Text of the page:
As you contemplate your New Year’s resolutions for this brand new year, I thought the story below from Dr. Wayne Dyer might come in handy.
I heard the story the other day while listening to one of his podcasts and it struck me as the perfect philosophy for finding and maintaining happiness.
The story goes like this:
One day, an old alley cat was out for a walk when he noticed a kitten chasing its tail around in circles. Slightly amused, the older cat watched the chase for quite some time. Finally, he walked up to the kitten and said, “Excuse me little kitten…I’ve been watching you for quite some time chasing your tail in circles; what exactly are you doing?”
Out of breath, the kitten replied, “I’ve been attending cat philosophy school and I’ve learned two things: First, the most important thing for a cat is happiness; and second, that happiness is located in my tail. Therefore, I am chasing my tail: and when I catch it, I shall have happiness forever.”
Laughing, the wise old cat replied, “My son, I wasn’t lucky enough to go to cat philosophy school, but as I’ve gone through life, I too have realized that the most important thing for a cat is happiness, and that it is, indeed, located in my tail.
The difference I’ve found is that whenever I chase after it, it keeps running away from me, but when I go about my business and live my life the way I want to, it just seems to follow after me wherever I go.”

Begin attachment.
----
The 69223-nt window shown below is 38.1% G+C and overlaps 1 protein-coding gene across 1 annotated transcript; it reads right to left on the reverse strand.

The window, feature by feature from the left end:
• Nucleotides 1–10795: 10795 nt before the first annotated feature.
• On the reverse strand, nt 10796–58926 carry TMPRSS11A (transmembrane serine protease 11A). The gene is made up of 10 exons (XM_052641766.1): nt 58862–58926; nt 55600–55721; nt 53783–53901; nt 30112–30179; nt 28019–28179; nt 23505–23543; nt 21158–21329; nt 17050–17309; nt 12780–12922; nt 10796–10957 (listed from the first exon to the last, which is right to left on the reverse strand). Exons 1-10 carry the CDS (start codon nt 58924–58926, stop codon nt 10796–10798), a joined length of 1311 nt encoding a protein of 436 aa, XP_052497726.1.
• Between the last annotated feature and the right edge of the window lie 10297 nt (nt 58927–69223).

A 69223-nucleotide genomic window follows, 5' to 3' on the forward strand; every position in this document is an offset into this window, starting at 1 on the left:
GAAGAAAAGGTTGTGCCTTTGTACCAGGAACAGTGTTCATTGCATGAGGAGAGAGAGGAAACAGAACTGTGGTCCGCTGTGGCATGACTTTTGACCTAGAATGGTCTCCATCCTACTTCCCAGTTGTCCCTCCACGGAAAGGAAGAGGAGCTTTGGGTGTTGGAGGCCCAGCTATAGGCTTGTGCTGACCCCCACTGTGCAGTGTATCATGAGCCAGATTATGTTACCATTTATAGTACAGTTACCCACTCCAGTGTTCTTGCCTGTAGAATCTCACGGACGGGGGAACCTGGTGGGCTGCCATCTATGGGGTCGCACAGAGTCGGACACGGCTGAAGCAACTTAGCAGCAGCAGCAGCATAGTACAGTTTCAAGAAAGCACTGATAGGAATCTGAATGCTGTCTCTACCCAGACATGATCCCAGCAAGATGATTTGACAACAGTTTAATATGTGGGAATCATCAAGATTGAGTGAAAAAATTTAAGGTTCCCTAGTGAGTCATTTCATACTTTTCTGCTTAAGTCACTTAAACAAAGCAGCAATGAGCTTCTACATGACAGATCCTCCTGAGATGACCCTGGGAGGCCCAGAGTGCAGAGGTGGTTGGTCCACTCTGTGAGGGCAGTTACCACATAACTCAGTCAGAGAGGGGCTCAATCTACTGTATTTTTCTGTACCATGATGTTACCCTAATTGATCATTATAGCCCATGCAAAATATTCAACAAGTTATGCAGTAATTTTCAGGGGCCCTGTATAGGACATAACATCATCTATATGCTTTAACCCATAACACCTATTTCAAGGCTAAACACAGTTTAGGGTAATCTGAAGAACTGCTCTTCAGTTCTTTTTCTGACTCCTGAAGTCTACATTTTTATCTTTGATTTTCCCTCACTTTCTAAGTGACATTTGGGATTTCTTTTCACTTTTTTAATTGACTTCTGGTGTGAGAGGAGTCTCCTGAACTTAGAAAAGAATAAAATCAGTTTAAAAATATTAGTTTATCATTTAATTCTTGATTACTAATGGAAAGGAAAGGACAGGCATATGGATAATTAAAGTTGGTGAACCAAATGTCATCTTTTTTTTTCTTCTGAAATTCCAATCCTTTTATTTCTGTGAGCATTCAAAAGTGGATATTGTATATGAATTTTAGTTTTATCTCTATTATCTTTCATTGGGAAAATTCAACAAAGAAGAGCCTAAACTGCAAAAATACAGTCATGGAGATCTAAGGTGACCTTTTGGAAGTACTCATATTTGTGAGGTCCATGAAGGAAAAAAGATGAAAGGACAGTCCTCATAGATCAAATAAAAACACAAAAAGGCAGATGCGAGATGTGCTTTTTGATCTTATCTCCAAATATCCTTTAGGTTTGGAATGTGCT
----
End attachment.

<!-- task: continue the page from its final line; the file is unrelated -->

Boom. Tell it like it is, Dr. Wayne Dyer.
I love this story because I think it’s so true.
One cat advanced in the direction of the life he imagined, and happiness followed after him. The other cat chased happiness night and day and never found it.
I spent a significant portion of my life chasing my tail — climbing and clamoring for more titles and trophies to impress other people. And, just like the young kitten, I was always out of breath and (despite exerting a ridiculous amount of effort) happiness often eluded me.
What’s fascinating to me about this story is that both cats shared the same philosophical belief (happiness is the goal and happiness can be found in their tail). However, they acted on that belief in radically different ways.
Most notably, the older and wiser cat rejected the notion that the chase was important.
What if you believed that chasing wasn’t important?
What if, this year, you dropped the belief that the act of chasing was critical to finding and maintaining happiness?
Are you chasing a particular reputation at work? Are you chasing a gold-plated image in the eye of your son’s schoolteacher? Are you staying up late or waking up super early just to get everything done in the day? If you can’t get everything done in one day, it’s probably an indication that you’re chasing too many things.
Most New Year’s resolutions are laced with wholesale changes that we want to make in our lives, which often result in adding more and more chasing to our lives.
What if this year was different?
What if you adopted the outlook of the wise old alley cat: If you move in the direction of the life you imagine, happiness will calmly and quietly follow you.
Without all the struggle.
Maybe if we all just sat down and took a deep breath, we’d realize that we’re sitting on more happiness and success than we think.
Maybe you need to make wholesale changes in your life, but maybe you don’t. Maybe you already have a lot of the success and happiness that you’re searching for. Maybe that very happiness is following you as you chase for even more.
Personally, my New Year’s resolution is to limit the chasing, running and stressing that comes along with striving for a life that’s different from the one I have right now.
In other words, I plan to take a lot more deep breaths and sit on my tail instead of chasing it.